Accessible banking for the blind and partially sighted
THERE are almost two million people in the UK who are visually impaired in some way. The RNIB expect that number to double by 2050.
Although financial institutions must ensure that everyone has equal opportunity to use their products and services, accessible banking is still a struggle for many, with even simple tasks such as withdrawing cash proving challenging.
Here we go through some of the issues regarding banking for the partially sighted, and who's doing what to make their services more accessible.
Most banks offer to provide printed information - statements, leaflets, and other important information - in a variety of formats, including larger and high visibility print, as well as Braille.
Customers who ask to receive information - and particularly their statements - in Braille may also want to request that they be sent with a copy in the standard format.
Studies from the Royal National Institute for the Blind (RNIB) have found that while 29% of visually impaired people said they managed their financial affairs entirely on their own, almost 50% said they required the assistance of family or friends - so having a print version can help customers confirm the content.
At the time of writing, there are only two mobile banking apps to have been approved by the RNIB, from sister banks Royal Bank of Scotland and NatWest.
They took some time to arrive. NatWest's first mobile banking app was launched in 2011, but it took until May 2016 for them to release a version suitable for use by partially sighted and blind people.
The RNIB say that apps from other banks remain largely unusable, primarily because they either aren't compatible with text-to-speech software, or set up in a way that causes it to only partially work.
NatWest worked with the RNIB to make more than 160 changes to the app to make it more user friendly. Users will be told which page they're on within the app - and crucially, when told their balance, they'll also be told whether that's in credit, or overdrawn.
Following on from the release of the improved NatWest app, Royal Bank of Scotland updated their own in November 2016 to match.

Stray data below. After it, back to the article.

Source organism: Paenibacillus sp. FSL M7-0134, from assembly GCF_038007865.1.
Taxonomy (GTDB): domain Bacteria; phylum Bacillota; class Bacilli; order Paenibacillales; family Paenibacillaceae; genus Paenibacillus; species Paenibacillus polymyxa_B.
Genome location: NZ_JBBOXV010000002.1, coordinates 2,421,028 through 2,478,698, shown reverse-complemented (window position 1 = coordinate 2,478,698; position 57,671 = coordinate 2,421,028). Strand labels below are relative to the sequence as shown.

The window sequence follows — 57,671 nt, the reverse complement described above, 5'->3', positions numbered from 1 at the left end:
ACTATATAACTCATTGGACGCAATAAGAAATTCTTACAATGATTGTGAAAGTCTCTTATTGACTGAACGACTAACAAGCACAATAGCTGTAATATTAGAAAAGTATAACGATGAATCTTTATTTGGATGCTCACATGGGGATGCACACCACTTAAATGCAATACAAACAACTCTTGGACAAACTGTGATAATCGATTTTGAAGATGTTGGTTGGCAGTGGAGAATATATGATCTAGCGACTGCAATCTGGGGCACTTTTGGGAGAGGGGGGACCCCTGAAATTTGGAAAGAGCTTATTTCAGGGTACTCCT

It's likely that other banks will make an effort to update their own apps for accessibility purposes: Nationwide, for example, say they are "working on" making their banking app work with text-to-speech software.
Mobile banking apps are relatively new, but online banking has been around for much longer, and most banks - including Co-op, HSBC, Santander, Lloyds, and others - have committed to making their websites compliant with the W3C Web Content Accessibility Guidelines V2.0.
The Bank of Ireland say that following these guidelines "ensures that websites provide the same experience for all of our users".
While the W3C guidelines do improve accessibility in a range of areas - for example, by ensuring colour combinations provide sufficient contrast - they say nothing about either drop-down menus or on-screen keyboards.
These are often used by banks in order to reduce the effectiveness of keystroke-logging malware. But while their presence does address some security concerns, they also prevent text-to-speech software and screen readers from working properly.
As a University of Edinburgh study points out, this is "perhaps the most common barrier for people who use assistive technology".
So some banks have reduced their reliance on drop-down menus. Customers must instead generate a unique security code for each banking session.
Barclays, for example, have a PINsentry card reader that creates unique eight digit codes. Those with visual impairments can get an audio version of the device, which reads out the code either via the built in speaker or headphones.
By contrast we might expect telephone banking to be somewhat simpler - particularly as First Direct and HSBC begin to bring in voice recognition software to replace passwords, PINs and security questions, but even so the need for security can get in the way of a smooth experience.
The University of Edinburgh study gives the example of one woman's frustration: